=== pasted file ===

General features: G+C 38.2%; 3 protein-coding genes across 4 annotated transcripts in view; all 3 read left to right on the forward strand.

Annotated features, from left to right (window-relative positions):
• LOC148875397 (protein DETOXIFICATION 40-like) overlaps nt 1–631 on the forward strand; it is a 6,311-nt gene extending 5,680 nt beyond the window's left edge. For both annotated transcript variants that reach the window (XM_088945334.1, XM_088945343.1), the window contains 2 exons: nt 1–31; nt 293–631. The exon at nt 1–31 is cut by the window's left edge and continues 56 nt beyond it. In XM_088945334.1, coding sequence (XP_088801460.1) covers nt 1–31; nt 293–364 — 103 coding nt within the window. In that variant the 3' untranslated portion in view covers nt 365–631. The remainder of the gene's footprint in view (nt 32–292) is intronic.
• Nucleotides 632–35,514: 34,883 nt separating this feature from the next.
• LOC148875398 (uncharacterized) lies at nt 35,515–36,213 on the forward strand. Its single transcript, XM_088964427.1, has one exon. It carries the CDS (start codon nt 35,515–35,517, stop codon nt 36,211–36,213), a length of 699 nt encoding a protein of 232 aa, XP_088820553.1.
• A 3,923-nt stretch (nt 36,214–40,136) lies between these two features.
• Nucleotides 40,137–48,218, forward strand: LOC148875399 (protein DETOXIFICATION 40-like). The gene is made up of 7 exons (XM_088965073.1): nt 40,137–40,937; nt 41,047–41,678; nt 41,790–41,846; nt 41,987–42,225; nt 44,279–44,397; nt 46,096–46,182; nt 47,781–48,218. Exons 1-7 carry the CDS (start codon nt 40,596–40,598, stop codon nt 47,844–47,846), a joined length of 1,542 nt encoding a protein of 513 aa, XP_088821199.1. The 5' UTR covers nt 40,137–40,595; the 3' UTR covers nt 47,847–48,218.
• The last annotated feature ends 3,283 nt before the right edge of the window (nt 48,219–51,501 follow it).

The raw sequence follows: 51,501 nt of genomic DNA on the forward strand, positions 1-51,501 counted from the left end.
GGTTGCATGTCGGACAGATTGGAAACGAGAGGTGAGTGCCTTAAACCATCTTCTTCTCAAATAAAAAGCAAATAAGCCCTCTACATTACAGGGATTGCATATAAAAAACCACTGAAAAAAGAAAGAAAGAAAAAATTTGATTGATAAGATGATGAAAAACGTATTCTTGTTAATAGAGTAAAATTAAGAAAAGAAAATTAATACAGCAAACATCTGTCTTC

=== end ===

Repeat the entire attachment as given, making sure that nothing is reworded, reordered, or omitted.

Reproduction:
General features: G+C 38.2%; 3 protein-coding genes across 4 annotated transcripts in view; all 3 read left to right on the forward strand.

Annotated features, from left to right (window-relative positions):
• LOC148875397 (protein DETOXIFICATION 40-like) overlaps nt 1–631 on the forward strand; it is a 6,311-nt gene extending 5,680 nt beyond the window's left edge. For both annotated transcript variants that reach the window (XM_088945334.1, XM_088945343.1), the window contains 2 exons: nt 1–31; nt 293–631. The exon at nt 1–31 is cut by the window's left edge and continues 56 nt beyond it. In XM_088945334.1, coding sequence (XP_088801460.1) covers nt 1–31; nt 293–364 — 103 coding nt within the window. In that variant the 3' untranslated portion in view covers nt 365–631. The remainder of the gene's footprint in view (nt 32–292) is intronic.
• Nucleotides 632–35,514: 34,883 nt separating this feature from the next.
• LOC148875398 (uncharacterized) lies at nt 35,515–36,213 on the forward strand. Its single transcript, XM_088964427.1, has one exon. It carries the CDS (start codon nt 35,515–35,517, stop codon nt 36,211–36,213), a length of 699 nt encoding a protein of 232 aa, XP_088820553.1.
• A 3,923-nt stretch (nt 36,214–40,136) lies between these two features.
• Nucleotides 40,137–48,218, forward strand: LOC148875399 (protein DETOXIFICATION 40-like). The gene is made up of 7 exons (XM_088965073.1): nt 40,137–40,937; nt 41,047–41,678; nt 41,790–41,846; nt 41,987–42,225; nt 44,279–44,397; nt 46,096–46,182; nt 47,781–48,218. Exons 1-7 carry the CDS (start codon nt 40,596–40,598, stop codon nt 47,844–47,846), a joined length of 1,542 nt encoding a protein of 513 aa, XP_088821199.1. The 5' UTR covers nt 40,137–40,595; the 3' UTR covers nt 47,847–48,218.
• The last annotated feature ends 3,283 nt before the right edge of the window (nt 48,219–51,501 follow it).

The raw sequence follows: 51,501 nt of genomic DNA on the forward strand, positions 1-51,501 counted from the left end.
GGTTGCATGTCGGACAGATTGGAAACGAGAGGTGAGTGCCTTAAACCATCTTCTTCTCAAATAAAAAGCAAATAAGCCCTCTACATTACAGGGATTGCATATAAAAAACCACTGAAAAAAGAAAGAAAGAAAAAATTTGATTGATAAGATGATGAAAAACGTATTCTTGTTAATAGAGTAAAATTAAGAAAAGAAAATTAATACAGCAAACATCTGTCTTC